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Boy Scouts reaffirms ban on gays. Is it out of step with the times? (+video)

The Boy Scouts said it was keeping its ban on gays after a 2-year review by a panel representing a 'diversity of perspectives.' Critics said the organization was at odds with its own principles.

By Staff writer / July 17, 2012

This file photo shows the city-owned Boy Scouts headquarters in Philadelphia. After a confidential two-year review, the Boy Scouts of America emphatically reaffirmed its policy of excluding gays, ruling out any changes despite relentless protest campaigns by some critics.

AP Photo/Matt Rourke, File

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Los Angeles

The Boy Scouts of America announced Tuesday that it was affirming, after a secret two-year review, its ban on gay members. The decision elicited widespread criticism and raised questions about whether the world’s largest youth organization was out of step with the times – and its own principles.

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The Boys Scouts of America says no gay boys or leaders allowed. The organization upheld its policy after a two-year review brought on by pressure from gay rights groups.

Everyone from scout leaders to legal analysts pointed to the cultural currents moving toward more inclusion of gays in US society, from President Obama’s announcement that he now personally supports gay marriage, to the end of the US military’s “don’t ask, don’t tell” policy, to the Episcopal church’s decision to bless same-sex unions.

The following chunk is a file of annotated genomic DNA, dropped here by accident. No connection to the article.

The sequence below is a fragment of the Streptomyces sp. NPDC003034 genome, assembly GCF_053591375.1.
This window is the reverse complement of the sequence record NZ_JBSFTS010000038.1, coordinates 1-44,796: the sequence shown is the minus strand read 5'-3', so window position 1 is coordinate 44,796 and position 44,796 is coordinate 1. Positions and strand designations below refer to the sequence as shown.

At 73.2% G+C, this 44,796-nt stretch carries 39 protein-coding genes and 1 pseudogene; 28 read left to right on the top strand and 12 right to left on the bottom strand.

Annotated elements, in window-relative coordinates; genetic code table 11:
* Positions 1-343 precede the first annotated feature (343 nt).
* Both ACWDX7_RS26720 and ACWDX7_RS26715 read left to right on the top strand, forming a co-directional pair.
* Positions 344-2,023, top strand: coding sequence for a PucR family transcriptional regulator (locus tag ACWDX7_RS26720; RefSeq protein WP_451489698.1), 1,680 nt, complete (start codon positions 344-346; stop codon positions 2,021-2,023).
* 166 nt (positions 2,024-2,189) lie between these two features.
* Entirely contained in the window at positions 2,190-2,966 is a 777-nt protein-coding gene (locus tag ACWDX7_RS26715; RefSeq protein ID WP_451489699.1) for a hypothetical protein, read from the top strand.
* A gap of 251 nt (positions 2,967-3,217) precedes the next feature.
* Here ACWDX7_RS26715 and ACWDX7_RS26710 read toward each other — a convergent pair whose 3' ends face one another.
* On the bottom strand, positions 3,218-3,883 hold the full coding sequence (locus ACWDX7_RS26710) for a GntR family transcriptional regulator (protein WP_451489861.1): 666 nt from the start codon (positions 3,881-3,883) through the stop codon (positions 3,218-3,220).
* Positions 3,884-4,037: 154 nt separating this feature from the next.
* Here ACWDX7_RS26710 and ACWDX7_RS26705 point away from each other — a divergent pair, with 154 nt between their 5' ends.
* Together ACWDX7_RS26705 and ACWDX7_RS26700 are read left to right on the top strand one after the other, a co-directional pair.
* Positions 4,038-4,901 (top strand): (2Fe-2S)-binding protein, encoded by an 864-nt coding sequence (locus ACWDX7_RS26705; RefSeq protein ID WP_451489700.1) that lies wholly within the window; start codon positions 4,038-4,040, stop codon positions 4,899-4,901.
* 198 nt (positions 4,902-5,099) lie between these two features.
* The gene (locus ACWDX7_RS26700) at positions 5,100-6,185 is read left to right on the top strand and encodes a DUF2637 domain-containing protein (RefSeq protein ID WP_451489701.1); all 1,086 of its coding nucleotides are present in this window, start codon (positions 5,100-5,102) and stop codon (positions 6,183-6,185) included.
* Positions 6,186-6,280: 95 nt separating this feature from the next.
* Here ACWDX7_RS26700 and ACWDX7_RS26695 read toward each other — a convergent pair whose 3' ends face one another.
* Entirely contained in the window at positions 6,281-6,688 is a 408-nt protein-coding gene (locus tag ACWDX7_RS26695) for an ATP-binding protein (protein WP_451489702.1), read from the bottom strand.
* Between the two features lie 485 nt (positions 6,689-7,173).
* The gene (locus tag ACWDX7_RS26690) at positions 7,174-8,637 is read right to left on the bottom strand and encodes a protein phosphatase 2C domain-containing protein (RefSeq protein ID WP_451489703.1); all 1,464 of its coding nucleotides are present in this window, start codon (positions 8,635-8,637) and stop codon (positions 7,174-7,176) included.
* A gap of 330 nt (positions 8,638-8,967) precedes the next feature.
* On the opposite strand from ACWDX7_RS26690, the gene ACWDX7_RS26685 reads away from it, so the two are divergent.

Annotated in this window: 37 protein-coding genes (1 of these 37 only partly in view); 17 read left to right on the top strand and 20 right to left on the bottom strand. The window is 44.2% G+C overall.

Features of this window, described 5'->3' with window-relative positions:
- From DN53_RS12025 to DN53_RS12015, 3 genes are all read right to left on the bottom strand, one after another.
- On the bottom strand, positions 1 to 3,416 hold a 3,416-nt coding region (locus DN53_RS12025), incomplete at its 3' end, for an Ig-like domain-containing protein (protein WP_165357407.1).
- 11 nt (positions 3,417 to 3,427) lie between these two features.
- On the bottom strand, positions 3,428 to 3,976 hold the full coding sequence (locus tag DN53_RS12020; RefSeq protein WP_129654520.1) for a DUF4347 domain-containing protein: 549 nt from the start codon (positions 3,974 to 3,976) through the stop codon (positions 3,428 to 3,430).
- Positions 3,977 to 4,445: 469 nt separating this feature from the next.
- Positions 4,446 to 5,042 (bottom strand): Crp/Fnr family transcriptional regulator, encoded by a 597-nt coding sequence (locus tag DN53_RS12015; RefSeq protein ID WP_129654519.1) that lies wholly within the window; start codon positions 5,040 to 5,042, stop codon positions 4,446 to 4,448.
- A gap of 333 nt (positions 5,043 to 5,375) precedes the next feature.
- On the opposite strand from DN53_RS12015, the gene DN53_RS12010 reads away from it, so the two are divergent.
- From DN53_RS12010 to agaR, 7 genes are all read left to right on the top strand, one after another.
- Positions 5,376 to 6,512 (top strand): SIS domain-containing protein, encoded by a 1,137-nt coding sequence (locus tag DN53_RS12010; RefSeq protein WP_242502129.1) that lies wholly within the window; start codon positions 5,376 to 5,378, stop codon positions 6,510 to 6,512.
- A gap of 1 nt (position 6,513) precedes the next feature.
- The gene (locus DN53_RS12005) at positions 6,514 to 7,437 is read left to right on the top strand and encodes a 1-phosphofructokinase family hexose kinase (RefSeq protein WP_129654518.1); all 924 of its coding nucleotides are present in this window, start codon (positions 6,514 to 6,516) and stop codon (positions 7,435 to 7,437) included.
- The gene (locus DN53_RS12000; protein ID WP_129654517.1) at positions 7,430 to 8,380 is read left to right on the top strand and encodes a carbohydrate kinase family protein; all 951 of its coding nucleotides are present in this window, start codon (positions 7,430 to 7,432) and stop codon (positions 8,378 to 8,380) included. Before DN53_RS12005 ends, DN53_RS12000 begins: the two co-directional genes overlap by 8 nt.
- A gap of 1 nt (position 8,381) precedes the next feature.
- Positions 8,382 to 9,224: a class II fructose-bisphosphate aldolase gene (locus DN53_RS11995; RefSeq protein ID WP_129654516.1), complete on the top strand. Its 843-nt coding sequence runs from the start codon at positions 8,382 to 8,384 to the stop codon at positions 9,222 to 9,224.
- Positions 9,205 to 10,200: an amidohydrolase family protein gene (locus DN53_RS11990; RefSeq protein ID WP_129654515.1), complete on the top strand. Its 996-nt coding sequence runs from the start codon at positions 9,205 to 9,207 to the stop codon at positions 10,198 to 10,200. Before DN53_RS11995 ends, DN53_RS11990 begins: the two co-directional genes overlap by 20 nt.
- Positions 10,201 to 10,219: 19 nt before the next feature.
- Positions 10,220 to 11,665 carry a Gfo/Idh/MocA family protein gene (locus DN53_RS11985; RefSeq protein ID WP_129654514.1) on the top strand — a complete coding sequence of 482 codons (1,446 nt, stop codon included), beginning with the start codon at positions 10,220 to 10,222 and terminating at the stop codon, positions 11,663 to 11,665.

The Boy Scouts of America (BSA) is on the wrong side of history on this issue and will “wither away” if it sticks to this policy, says David Cohen, professor at the Earle Mack School of Law at Drexel University in Philadelphia.

Pointing to the 2000 Supreme Court decision that upheld the private group’s right to choose its members, he adds via e-mail, “just because the Supreme Court has said the Boy Scouts are allowed to have this policy does not mean that it is just or that it is consistent with basic human compassion.”

In its statement announcing the decision to continue the ban on both gay scouts and leaders, the Texas-based Boy Scouts of America (BSA) cited support from parents and said the decision was the result of a two-year review by a panel that represented “a diversity of perspectives and opinions."

Further, the statement, which did not identify the panel members, said, "the review included forthright and candid conversation and extensive research and evaluations – both from within Scouting and from outside of the organization."

But group members say the move flies in the face of the organization’s own stated values.

“It is reprehensible that BSA would exclude gays,” says Michael Reinemer, a current Scout leader and former Boy Scout who lives in Annandale, Va. While the Boy Scouts is a private organization, he says, “it is also an American institution that develops character. Its highest level of leadership training (Wood Badge) requires involvement in bringing diversity to your scout unit.”

While the Boy Scouts may have the right to discriminate, the public also has the right to choose other options for young boys, says Professor Cohen, adding, “as each successive public opinion poll shows, Americans are not comfortable with bigotry against lesbian and gay individuals. Continuing this policy is a recipe for the Boy Scouts to wither away and be remembered as a bigoted organization that refused to change with the times.”

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